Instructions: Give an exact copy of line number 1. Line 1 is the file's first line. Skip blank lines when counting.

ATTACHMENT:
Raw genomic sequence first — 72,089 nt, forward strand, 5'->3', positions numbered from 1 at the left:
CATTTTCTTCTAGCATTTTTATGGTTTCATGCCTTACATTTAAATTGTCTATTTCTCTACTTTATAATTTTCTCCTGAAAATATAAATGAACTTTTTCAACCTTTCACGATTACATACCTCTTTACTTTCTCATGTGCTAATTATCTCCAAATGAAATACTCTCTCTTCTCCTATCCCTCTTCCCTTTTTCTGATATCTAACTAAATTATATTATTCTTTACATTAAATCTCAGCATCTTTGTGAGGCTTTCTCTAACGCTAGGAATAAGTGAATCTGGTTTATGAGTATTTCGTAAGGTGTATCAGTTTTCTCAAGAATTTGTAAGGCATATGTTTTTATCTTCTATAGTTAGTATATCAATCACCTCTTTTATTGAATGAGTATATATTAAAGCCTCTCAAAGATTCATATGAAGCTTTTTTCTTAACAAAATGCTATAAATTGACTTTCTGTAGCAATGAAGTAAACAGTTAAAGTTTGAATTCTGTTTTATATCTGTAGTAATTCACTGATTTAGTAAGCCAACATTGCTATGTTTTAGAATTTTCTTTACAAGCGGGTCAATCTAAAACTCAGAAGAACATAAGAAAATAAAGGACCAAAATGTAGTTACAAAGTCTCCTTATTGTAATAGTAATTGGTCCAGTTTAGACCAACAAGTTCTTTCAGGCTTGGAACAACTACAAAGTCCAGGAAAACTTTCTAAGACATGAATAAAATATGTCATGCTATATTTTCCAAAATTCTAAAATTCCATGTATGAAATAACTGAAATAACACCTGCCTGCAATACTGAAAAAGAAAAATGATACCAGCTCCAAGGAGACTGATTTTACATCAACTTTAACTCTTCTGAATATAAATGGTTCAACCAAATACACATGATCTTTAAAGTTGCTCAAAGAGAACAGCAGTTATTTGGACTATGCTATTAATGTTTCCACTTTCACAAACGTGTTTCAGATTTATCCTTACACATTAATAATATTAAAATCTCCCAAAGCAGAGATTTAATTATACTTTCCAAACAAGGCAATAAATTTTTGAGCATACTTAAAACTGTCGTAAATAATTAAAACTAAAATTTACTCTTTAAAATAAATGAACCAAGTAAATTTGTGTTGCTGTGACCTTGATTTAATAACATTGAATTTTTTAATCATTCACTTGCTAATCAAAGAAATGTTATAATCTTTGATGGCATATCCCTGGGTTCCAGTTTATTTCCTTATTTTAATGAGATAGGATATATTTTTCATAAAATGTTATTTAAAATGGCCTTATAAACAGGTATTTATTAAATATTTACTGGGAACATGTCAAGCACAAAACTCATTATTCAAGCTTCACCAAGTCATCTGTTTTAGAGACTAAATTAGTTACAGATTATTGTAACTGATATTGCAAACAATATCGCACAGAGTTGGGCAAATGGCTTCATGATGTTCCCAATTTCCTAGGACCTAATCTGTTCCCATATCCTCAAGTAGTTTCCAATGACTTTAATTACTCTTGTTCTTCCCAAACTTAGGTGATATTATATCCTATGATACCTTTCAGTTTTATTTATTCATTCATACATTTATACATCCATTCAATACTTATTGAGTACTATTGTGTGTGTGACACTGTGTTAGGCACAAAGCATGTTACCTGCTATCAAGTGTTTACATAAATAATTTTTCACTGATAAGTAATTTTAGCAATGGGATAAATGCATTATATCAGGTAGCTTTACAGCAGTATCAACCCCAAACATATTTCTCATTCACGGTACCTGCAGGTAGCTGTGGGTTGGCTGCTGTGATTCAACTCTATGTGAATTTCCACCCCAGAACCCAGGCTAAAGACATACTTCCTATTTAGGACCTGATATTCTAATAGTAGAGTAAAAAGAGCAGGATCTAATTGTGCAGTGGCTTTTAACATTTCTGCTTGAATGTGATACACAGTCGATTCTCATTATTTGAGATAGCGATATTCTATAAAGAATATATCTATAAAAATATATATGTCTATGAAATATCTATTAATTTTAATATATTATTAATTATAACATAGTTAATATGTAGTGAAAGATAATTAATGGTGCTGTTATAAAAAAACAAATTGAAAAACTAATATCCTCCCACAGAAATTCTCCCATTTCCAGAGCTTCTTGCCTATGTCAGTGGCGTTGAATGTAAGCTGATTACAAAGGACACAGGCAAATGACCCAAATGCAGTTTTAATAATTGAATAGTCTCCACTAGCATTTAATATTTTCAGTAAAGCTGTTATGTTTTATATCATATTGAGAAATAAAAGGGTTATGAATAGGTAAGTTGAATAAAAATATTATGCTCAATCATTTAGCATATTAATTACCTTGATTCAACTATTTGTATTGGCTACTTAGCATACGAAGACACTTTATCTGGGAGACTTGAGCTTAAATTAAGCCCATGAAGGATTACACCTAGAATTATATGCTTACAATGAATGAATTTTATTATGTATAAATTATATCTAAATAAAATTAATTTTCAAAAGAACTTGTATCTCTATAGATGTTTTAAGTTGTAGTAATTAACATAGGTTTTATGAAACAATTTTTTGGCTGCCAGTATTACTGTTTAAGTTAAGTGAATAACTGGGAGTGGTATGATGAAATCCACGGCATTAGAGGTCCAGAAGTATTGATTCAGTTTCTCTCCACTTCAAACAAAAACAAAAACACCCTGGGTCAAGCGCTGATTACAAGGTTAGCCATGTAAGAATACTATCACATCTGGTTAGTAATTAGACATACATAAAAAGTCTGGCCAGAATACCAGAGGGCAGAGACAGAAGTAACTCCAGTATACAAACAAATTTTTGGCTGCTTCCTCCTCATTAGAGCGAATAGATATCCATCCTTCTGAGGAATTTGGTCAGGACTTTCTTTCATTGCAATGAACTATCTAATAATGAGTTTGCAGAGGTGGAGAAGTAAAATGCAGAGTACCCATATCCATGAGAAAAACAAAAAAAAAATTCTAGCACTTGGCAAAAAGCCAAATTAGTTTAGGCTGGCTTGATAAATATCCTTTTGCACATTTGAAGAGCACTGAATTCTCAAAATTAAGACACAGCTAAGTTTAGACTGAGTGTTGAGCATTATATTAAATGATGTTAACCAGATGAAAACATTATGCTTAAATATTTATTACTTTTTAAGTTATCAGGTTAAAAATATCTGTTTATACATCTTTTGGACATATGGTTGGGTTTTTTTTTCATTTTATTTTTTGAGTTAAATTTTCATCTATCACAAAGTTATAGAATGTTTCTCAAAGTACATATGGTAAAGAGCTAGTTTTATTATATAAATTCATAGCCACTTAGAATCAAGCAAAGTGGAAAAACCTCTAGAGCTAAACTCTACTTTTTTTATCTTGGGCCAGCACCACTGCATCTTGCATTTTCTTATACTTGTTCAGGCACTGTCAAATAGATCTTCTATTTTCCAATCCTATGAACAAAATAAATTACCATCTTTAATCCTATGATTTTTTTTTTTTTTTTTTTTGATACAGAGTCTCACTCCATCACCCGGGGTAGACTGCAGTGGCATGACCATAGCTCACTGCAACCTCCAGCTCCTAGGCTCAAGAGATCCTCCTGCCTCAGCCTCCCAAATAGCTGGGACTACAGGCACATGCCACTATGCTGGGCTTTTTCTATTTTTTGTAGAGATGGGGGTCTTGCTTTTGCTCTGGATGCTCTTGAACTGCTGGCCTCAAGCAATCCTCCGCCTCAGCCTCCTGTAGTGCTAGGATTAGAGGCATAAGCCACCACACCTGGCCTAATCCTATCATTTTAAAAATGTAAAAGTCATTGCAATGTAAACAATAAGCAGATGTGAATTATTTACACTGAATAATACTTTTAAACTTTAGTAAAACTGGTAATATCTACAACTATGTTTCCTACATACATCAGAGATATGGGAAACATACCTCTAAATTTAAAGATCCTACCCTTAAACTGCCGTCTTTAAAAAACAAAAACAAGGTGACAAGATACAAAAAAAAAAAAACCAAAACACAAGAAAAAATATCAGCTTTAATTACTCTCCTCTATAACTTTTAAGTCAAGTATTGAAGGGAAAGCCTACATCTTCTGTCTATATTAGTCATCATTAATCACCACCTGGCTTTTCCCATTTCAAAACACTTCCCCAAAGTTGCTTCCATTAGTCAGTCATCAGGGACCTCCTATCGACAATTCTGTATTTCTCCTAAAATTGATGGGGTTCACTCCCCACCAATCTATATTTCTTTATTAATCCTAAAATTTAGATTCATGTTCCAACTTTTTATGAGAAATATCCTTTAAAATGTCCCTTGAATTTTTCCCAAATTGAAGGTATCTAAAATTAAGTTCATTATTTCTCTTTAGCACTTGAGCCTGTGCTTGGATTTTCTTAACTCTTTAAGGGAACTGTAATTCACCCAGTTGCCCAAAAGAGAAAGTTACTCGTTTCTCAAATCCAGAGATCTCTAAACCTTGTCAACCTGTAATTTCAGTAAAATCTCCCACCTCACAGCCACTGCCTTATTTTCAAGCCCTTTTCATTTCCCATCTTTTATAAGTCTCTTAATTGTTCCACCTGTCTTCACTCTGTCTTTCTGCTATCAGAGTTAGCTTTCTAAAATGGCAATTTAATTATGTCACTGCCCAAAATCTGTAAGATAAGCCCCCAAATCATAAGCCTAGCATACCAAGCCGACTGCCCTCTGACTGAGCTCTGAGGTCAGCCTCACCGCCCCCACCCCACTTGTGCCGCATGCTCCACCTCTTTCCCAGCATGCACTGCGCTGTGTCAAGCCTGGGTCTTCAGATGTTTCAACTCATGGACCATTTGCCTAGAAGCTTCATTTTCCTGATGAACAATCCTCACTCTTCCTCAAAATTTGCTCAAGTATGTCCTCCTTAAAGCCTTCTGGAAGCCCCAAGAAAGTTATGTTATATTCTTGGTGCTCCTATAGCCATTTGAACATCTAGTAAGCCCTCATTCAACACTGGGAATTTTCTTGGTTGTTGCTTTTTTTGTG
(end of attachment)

Raw genomic sequence first — 72,089 nt, forward strand, 5'->3', positions numbered from 1 at the left: